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  • Minna Bromberg

a torah that is fat

Updated: May 27


What I love about fatphobia...wait, that didn't come out quite right. Let me try again: what I find so deeply compelling about the work of Fat Torah is that the insidious pervasiveness of weight stigma --harming so many different people in so many different ways-- also means that the healing and liberation can start from anywhere. Fatphobia is woven so thoroughly into so many corners (and wide open spaces and cul-de-sacs and schools and offices and homes and, yes, houses of worship) of our society that one can pull any single thread to start its unraveling. Or to quote my 24-year-old self "you can have a little uprising from wherever you're put down, and so I start my revolution in my bathing suit and I make my politics very very personal."


Another framing: This work pitches its tent right in the space where the fields of spiritual care and social justice intersect. In spiritual care, we are primarily concerned with the spiritual well-being of the individual in front of us. In social justice, we are concerned with how membership or lack of membership in a particular group impacts one’s life chances. In spiritual care, I am focused on suffering and the alleviation of suffering. In social justice, I am focused on privilege and power (and lack thereof) and the righting of wrongs on the societal level.


Weight stigma is a particularly powerful teacher around how these two fields interact, how tikkun halev (innermost healing) and tikkun olam (world healing) are inseparable. To understand how this works, we first have to look at some different types of fatphobia: internalized, interpersonal, and systemic. Author and activist Virgie Tovar does a lovely job of describing these with slightly different terminology/valences. Internalized fatphobia is about how I relate to my own body. Interpersonal fatphobia comprises interactions between individuals (e.g. friends, family, community members, etc.). Systemic fatphobia is at play when the actual life chances of fat people are limited due to lack of equal access to healthcare, employment, education, or clothing.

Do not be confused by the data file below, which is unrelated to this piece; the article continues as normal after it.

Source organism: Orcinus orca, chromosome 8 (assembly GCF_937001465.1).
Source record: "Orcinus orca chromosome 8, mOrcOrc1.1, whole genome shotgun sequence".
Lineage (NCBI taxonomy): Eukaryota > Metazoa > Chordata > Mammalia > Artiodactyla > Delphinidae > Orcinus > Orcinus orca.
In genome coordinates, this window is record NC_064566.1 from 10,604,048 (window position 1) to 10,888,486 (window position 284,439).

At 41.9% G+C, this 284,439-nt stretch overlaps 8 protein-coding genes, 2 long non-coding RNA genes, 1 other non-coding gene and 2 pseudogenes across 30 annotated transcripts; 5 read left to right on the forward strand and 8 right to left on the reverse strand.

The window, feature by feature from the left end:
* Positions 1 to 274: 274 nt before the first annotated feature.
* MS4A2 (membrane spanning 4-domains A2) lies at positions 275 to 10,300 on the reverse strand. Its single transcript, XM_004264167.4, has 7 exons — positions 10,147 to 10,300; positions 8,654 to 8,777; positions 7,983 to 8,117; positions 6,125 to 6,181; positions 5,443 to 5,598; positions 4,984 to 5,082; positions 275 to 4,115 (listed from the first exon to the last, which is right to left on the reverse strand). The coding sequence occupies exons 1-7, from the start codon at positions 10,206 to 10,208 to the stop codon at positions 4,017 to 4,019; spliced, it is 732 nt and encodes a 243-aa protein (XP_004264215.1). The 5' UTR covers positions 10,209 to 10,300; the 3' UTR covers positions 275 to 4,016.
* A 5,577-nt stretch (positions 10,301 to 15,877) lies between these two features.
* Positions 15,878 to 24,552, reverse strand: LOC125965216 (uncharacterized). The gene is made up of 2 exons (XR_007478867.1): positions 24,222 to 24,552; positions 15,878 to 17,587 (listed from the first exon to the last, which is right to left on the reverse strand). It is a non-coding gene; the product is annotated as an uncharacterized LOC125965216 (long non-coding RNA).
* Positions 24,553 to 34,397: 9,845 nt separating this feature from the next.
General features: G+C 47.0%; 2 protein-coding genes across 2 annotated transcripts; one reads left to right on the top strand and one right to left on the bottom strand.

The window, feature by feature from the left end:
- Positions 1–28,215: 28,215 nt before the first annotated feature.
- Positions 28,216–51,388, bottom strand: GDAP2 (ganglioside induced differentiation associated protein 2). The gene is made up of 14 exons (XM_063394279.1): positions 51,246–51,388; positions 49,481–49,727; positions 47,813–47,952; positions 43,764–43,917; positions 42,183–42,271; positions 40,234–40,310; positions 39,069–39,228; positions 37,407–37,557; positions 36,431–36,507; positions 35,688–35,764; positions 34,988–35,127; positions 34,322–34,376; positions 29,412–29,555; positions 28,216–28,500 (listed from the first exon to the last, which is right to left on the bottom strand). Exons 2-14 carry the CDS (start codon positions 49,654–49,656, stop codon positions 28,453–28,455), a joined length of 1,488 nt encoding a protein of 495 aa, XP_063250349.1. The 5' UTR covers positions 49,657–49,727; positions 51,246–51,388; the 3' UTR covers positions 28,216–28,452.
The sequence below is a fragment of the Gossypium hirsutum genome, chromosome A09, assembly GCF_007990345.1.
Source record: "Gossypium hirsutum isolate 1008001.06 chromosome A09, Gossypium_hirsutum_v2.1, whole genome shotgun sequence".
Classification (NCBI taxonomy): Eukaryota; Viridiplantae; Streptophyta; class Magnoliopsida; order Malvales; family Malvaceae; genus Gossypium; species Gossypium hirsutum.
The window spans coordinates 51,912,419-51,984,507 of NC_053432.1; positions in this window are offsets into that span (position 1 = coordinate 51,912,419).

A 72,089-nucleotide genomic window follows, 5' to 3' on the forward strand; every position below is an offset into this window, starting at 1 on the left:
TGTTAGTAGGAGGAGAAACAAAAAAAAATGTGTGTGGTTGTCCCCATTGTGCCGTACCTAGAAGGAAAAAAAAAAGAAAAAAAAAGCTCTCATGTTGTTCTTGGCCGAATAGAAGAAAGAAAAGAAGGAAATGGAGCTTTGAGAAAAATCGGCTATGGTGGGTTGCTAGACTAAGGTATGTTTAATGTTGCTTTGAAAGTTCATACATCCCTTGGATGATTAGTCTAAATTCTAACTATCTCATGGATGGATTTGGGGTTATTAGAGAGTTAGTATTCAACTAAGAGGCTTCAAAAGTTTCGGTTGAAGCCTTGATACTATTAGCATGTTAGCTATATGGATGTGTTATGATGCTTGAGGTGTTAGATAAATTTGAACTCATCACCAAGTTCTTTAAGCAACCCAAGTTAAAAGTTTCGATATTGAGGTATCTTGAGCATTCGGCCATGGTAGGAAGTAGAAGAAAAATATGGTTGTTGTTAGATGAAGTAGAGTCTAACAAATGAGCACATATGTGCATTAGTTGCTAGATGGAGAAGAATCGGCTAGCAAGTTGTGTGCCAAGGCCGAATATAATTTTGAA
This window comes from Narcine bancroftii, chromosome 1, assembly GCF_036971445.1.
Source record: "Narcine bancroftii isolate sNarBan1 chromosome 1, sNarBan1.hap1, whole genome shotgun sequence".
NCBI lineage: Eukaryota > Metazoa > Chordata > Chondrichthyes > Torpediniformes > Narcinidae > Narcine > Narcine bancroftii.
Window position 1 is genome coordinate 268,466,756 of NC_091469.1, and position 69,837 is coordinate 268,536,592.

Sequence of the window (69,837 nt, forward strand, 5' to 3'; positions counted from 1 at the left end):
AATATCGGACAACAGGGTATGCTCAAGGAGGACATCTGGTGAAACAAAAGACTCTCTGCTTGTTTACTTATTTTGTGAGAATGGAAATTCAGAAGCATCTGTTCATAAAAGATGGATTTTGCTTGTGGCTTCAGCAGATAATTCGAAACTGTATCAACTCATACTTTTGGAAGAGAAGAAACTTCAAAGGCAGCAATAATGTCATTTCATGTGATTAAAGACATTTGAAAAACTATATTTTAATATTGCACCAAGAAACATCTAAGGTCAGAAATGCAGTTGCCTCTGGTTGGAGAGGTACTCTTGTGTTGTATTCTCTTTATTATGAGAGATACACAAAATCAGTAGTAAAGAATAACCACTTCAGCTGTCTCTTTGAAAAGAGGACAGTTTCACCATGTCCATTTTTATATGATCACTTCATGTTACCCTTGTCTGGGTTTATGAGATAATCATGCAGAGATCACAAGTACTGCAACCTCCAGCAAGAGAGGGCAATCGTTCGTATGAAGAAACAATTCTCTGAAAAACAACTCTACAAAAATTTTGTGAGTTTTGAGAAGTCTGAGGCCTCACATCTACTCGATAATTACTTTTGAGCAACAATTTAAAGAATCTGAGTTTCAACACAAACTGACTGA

In looking at who is impacted by each of these types of weight stigma, we can start to see the interplay of the fields of spiritual care and social justice in addressing them. The vast majority of women and femmes, as well as plenty of people of all other genders (or none), have experienced internalized fatphobia at some point in their lives regardless of their actual size: looking in the mirror or stepping on the scale and believing that some aspect of their lives or their mood would be better if they were thinner. Given the distorted ways in which girls and women are taught to view their own bodies, I would not be surprised if research found that there is not even necessarily a predictable connection between the amount that one suffers from internalized weight stigma and the actual measurable size of one’s body. And as Virgie points out, this kind of fatphobia (which she calls “intrapersonal”) isn’t just about being dissatisfied with how one looks in the mirror. One example she uses is when a person “cannot focus on a meaningful moment in their lives (like sex or a wedding or an important birthday) because their fatphobic thoughts are so loud that all they can think of is how this moment would be better if they were more weight compliant.”